Family Issues, Prostate, Relationships

how women can save men's lifeHow to Save Your Husband’s Life

Dear Mr. Dad: My husband is a smart guy, but pays zero attention to his health. I resent that the responsibility has fallen to me, but I don’t have much of a choice. What can I do to help him—and to keep my son from becoming just like his dad?

A: Your husband is far from alone. Men’s lackadaisical attitude toward their health contributes to the fact that they’re 90 percent more likely than women to die of heart disease, 20 percent more likely to die of a stroke, and 40 percent more likely to die of cancer. Overall, women now outlive men by about five years.

The good news is that half of male premature deaths are preventable. But to accomplish that, men will have to make some serious lifestyle changes—something too few are willing to do—in part because from the time we’re little, we’re raised up not to cry, complain, or show signs of weakness.

Ironically, women pay a price for men’s poor health: because you live longer, you may see your husband and/or son suffer or die unnecessarily, leaving you to live on without their love, support, and companionship. Here’s what you can do right now to help.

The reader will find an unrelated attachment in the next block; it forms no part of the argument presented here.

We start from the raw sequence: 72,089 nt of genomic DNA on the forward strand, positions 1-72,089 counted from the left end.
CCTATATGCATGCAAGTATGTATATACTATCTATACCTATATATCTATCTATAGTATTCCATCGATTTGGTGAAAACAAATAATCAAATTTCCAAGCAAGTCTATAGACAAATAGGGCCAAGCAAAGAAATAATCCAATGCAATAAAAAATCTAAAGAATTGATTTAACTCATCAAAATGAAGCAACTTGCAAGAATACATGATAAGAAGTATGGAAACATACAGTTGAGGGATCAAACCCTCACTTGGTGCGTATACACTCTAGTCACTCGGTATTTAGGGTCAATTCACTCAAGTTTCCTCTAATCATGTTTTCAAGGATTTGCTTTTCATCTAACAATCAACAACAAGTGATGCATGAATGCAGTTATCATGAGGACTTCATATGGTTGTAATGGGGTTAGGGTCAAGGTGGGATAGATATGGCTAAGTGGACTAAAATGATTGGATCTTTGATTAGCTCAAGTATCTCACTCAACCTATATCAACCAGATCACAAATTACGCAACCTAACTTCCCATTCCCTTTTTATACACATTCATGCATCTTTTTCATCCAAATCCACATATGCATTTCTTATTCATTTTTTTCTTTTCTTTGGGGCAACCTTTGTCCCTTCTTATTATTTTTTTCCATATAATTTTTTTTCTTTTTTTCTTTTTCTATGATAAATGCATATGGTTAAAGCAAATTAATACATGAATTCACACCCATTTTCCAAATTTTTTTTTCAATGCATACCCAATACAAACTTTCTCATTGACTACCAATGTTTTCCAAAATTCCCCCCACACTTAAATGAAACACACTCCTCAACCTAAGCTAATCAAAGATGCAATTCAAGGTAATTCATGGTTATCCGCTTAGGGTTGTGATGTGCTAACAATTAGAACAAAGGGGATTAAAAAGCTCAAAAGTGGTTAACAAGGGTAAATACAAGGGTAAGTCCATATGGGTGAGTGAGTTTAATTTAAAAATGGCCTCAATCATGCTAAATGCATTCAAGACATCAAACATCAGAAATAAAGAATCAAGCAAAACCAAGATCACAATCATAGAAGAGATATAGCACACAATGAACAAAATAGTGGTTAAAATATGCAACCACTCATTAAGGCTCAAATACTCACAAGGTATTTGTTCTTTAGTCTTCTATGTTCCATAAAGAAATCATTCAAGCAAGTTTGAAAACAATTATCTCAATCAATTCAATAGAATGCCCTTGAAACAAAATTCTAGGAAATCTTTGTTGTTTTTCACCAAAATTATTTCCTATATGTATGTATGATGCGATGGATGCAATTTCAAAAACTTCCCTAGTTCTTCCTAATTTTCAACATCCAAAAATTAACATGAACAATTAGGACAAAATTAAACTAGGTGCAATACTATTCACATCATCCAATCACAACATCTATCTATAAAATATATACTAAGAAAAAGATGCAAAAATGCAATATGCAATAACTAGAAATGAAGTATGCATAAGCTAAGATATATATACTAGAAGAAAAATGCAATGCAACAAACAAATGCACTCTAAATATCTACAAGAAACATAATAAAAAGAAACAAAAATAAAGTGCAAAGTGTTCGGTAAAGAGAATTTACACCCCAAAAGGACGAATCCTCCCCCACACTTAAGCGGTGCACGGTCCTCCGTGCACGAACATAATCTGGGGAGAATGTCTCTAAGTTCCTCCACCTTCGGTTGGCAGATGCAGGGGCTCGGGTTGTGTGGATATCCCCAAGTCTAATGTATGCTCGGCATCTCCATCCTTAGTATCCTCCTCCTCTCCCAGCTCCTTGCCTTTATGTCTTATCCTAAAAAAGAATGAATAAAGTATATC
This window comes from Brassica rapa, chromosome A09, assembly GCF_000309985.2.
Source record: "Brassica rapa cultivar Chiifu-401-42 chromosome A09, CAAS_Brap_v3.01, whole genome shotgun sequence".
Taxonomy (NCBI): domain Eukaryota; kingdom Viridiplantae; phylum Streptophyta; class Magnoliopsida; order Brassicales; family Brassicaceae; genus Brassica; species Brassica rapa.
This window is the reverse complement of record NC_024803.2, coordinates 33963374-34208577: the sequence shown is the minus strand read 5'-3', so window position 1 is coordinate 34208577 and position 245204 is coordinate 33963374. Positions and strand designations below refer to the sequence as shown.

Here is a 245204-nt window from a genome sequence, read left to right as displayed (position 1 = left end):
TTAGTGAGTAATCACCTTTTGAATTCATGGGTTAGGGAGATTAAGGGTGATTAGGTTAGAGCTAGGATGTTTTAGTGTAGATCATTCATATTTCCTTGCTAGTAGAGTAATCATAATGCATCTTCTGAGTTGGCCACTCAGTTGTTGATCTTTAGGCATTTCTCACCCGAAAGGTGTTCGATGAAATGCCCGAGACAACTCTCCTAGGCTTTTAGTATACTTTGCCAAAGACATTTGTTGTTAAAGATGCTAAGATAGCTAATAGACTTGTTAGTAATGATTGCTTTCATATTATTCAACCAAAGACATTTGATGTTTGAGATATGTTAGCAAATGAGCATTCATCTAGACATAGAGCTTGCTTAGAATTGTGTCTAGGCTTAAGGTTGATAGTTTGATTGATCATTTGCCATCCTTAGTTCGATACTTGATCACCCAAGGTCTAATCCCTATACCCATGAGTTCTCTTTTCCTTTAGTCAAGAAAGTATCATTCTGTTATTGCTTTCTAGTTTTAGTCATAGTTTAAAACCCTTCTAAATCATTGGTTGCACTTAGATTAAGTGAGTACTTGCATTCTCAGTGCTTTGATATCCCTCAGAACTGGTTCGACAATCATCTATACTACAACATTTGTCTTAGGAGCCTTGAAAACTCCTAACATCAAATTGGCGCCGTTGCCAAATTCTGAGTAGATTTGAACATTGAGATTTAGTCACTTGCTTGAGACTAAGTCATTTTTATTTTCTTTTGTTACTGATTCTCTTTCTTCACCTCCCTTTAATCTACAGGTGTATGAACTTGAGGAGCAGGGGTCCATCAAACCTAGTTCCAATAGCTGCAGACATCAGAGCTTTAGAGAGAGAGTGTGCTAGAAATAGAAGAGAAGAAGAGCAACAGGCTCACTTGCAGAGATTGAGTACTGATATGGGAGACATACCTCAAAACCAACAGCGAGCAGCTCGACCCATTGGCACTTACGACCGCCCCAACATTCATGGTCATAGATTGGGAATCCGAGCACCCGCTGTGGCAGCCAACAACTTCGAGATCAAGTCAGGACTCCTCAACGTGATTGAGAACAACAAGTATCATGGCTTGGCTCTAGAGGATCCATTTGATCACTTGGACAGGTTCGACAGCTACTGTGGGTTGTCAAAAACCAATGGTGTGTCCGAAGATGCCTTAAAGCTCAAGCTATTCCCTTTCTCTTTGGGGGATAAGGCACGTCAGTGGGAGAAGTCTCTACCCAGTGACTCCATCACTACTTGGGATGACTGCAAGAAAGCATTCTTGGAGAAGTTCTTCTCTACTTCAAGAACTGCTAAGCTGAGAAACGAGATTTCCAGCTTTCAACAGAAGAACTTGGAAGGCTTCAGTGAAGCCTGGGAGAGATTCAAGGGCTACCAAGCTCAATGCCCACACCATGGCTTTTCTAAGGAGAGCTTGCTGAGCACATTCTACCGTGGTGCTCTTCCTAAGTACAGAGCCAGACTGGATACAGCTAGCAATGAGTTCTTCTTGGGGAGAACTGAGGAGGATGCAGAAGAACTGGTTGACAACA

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Anxiety, Family Issues, Fatherhood, Stress

expectant dad panicsDon’t Panic, Dad-to-Be, You’re Not Alone

Dear Mr. Dad: My wife is due any day and until a week or so ago, everything was going incredibly smoothly. She and I took classes and we both read your book, “The Expectant Father” (which she liked better than most of the pregnancy books written for women). The pregnancy has been uneventful and the baby is doing great. But one night, I woke up in a cold sweat, worrying like crazy about, well, everything, like my wife getting sick, or something going wrong during the delivery, or any number of other things. The weird thing is that while I’m laying there in bed unable to sleep, my wife is sleeping like a baby. I feel silly asking any of my friends about this. Is this kind of anxiety common among dads-to-be?